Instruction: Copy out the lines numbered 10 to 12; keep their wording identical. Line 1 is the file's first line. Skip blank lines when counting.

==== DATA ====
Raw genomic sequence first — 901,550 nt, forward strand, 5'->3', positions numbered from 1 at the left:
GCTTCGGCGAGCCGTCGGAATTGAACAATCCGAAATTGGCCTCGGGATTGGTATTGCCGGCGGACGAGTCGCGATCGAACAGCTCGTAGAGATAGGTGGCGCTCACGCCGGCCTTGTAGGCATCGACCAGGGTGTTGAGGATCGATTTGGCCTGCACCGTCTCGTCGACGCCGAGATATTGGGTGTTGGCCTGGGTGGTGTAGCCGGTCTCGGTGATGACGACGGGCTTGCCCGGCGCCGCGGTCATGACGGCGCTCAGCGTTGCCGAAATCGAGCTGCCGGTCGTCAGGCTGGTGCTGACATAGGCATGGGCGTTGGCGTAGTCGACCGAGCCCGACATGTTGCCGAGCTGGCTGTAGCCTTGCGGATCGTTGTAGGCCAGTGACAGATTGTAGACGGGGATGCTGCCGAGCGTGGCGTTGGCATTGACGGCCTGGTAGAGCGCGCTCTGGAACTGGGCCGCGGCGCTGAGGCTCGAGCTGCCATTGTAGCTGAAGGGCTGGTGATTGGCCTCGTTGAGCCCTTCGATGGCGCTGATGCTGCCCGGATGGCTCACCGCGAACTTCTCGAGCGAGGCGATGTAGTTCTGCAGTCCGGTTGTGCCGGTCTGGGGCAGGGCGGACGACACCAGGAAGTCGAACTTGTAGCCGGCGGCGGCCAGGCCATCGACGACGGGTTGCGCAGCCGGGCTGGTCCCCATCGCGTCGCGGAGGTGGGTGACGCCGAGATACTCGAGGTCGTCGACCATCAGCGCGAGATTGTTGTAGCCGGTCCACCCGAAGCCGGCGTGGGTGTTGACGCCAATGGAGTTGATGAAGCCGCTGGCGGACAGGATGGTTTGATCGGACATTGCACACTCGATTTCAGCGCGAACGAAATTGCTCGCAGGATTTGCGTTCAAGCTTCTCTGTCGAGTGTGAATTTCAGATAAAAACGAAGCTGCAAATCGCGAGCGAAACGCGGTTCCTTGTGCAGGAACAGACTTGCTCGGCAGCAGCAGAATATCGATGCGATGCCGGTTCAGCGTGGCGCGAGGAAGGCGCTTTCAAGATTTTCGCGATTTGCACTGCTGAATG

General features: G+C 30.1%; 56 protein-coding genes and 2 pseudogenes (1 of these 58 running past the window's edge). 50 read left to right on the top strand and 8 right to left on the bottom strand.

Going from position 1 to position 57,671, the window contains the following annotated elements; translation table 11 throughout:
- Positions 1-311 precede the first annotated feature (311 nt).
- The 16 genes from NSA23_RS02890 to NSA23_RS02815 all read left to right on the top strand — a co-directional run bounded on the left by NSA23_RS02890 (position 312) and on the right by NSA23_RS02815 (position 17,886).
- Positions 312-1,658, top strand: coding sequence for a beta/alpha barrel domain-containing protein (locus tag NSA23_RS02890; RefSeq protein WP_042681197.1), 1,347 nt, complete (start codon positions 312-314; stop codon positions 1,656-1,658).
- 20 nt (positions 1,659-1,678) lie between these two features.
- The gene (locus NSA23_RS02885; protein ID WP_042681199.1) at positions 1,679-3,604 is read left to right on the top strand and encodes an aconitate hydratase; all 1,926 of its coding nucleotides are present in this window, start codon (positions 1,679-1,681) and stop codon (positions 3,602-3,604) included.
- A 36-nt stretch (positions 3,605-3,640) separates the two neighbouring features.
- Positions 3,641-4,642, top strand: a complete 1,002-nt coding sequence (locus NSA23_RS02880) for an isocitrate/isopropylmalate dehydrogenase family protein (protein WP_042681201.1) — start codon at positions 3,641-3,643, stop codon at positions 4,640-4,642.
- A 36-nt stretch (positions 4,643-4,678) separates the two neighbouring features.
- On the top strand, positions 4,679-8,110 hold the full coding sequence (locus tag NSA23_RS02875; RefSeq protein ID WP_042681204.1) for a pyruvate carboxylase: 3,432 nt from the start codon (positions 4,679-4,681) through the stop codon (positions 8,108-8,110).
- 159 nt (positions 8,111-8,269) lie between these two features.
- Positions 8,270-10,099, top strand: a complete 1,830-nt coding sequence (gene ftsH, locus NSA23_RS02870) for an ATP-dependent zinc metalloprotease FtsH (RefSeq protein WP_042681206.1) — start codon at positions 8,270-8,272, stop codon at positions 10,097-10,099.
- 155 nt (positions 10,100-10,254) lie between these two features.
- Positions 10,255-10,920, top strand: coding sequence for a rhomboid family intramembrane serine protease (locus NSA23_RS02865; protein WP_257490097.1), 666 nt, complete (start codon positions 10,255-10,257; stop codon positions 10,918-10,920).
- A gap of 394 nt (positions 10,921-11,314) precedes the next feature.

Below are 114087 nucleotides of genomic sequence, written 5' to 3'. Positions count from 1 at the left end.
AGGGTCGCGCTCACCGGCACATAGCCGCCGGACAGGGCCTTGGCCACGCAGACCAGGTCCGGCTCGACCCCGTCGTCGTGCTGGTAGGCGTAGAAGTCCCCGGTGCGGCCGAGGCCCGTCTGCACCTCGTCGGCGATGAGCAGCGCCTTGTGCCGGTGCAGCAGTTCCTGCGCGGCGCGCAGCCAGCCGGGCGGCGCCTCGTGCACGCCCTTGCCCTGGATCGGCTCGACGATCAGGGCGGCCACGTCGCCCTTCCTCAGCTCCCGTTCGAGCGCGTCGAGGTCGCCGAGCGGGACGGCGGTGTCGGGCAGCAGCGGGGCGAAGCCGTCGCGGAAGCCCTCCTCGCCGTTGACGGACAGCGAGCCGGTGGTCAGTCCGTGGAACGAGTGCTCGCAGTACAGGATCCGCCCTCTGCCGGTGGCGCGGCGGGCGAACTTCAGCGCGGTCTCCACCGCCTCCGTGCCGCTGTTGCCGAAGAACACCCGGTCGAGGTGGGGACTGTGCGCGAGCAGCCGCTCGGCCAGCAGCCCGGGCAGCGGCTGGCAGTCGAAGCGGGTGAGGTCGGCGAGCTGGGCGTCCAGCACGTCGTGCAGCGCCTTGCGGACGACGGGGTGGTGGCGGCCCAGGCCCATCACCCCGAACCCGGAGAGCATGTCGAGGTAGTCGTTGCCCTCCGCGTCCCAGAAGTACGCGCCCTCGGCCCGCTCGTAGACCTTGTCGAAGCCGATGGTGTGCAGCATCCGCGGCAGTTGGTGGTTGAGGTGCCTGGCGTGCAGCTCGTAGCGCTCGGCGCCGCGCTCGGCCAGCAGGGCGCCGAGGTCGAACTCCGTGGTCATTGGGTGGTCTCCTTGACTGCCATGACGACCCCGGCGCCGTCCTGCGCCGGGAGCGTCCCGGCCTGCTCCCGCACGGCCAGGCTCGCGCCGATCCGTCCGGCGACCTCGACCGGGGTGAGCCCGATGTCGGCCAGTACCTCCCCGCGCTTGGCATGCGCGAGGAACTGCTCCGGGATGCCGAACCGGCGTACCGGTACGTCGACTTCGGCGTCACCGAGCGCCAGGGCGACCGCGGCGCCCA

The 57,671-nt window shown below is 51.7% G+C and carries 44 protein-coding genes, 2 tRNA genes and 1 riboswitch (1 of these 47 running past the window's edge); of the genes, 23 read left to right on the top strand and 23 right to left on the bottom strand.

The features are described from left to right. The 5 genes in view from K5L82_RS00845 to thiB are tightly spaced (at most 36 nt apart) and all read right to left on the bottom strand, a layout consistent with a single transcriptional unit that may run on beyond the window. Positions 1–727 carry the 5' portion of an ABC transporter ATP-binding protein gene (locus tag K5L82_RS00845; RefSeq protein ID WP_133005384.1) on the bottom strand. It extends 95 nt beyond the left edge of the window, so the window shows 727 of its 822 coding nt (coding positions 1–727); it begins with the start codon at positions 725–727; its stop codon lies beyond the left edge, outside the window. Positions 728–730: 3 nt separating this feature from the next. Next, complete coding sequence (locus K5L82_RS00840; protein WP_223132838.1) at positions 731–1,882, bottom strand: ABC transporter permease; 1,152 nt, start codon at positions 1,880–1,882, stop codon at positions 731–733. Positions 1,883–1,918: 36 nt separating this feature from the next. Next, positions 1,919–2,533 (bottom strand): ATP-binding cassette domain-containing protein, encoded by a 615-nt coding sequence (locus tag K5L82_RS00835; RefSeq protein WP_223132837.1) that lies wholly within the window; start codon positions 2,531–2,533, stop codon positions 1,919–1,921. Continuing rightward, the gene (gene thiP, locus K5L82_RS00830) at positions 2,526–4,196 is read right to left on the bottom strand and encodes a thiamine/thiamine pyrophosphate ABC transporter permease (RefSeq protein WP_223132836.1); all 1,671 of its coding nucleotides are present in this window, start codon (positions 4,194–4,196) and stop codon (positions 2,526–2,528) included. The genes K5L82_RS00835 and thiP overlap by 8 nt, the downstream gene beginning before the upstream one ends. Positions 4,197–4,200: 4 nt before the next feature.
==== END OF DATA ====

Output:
- A 36-nt stretch (positions 3,605-3,640) separates the two neighbouring features.
- Positions 3,641-4,642, top strand: a complete 1,002-nt coding sequence (locus NSA23_RS02880) for an isocitrate/isopropylmalate dehydrogenase family protein (protein WP_042681201.1) — start codon at positions 3,641-3,643, stop codon at positions 4,640-4,642.
- A 36-nt stretch (positions 4,643-4,678) separates the two neighbouring features.